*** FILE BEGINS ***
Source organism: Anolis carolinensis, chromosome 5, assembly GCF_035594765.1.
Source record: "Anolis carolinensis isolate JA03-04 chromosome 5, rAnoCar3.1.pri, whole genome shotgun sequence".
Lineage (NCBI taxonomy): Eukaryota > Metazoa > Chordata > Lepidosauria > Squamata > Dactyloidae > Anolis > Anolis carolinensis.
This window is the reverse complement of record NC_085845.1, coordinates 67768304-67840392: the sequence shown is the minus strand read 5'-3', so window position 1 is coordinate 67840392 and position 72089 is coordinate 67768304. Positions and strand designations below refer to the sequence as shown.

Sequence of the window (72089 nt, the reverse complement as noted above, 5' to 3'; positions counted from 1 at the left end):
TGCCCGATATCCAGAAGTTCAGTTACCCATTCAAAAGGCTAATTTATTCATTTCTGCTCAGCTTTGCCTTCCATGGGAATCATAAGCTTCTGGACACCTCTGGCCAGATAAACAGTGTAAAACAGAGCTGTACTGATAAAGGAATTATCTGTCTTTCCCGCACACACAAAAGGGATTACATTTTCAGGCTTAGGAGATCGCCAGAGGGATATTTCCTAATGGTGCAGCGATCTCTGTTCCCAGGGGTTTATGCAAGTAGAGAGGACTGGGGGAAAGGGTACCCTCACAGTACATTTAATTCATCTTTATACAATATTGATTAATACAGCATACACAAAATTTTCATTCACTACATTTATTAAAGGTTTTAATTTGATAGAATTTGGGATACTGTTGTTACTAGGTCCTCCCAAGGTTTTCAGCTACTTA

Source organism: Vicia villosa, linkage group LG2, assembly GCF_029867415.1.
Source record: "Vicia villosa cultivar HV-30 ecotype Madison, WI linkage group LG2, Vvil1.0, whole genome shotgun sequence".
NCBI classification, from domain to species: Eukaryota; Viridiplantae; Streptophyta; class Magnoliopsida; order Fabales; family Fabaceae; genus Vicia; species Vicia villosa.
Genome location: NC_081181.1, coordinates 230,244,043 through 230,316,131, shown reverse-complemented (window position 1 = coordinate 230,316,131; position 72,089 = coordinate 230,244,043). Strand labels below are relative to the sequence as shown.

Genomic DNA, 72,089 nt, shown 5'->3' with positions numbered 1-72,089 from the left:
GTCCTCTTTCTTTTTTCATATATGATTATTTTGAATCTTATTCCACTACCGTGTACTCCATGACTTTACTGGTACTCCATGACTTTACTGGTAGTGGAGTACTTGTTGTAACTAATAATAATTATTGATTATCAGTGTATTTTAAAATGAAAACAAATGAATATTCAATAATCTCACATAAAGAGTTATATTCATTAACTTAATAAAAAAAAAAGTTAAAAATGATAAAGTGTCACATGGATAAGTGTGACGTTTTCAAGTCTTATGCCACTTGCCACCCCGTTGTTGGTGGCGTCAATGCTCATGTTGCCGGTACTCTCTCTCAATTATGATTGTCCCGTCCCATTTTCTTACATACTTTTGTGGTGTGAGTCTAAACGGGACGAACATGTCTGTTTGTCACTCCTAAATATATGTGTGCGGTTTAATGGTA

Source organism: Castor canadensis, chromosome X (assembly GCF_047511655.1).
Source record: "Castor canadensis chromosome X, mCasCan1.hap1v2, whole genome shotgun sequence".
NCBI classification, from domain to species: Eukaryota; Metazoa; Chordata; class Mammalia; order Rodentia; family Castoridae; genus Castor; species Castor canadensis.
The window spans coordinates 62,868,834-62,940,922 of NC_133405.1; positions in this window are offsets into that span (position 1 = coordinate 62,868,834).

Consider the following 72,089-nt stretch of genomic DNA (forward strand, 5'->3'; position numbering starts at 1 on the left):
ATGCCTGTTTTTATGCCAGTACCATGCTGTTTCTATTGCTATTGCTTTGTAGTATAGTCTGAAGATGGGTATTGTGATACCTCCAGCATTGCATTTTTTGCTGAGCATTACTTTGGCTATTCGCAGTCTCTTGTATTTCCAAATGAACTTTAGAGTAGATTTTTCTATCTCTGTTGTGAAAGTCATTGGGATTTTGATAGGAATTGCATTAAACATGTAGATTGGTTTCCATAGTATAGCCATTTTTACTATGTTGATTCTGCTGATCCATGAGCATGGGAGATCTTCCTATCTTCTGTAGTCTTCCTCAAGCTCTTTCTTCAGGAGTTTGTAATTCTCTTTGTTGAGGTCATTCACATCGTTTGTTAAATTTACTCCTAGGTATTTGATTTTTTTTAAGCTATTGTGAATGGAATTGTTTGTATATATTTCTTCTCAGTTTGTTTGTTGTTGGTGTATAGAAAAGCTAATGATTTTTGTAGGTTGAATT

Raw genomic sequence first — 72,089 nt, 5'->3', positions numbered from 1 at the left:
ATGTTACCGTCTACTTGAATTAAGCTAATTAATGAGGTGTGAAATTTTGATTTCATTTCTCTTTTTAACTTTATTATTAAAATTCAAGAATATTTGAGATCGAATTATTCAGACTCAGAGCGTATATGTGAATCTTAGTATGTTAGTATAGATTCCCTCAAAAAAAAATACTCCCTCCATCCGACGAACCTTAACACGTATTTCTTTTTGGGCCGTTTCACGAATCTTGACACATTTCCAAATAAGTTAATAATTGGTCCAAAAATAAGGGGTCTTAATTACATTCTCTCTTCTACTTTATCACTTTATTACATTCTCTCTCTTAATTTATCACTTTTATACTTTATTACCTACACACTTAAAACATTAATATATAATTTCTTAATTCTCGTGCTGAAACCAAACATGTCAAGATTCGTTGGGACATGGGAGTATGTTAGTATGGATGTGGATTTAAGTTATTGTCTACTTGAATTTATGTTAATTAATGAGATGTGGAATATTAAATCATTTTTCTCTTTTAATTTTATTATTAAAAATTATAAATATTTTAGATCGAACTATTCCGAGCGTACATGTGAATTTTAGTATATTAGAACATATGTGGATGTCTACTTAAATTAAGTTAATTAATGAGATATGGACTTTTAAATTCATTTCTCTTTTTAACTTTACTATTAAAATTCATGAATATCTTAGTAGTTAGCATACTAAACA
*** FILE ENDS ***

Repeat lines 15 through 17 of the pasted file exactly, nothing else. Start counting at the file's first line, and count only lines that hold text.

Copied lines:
NCBI classification, from domain to species: Eukaryota; Metazoa; Chordata; class Mammalia; order Rodentia; family Castoridae; genus Castor; species Castor canadensis.
The window spans coordinates 62,868,834-62,940,922 of NC_133405.1; positions in this window are offsets into that span (position 1 = coordinate 62,868,834).

Consider the following 72,089-nt stretch of genomic DNA (forward strand, 5'->3'; position numbering starts at 1 on the left):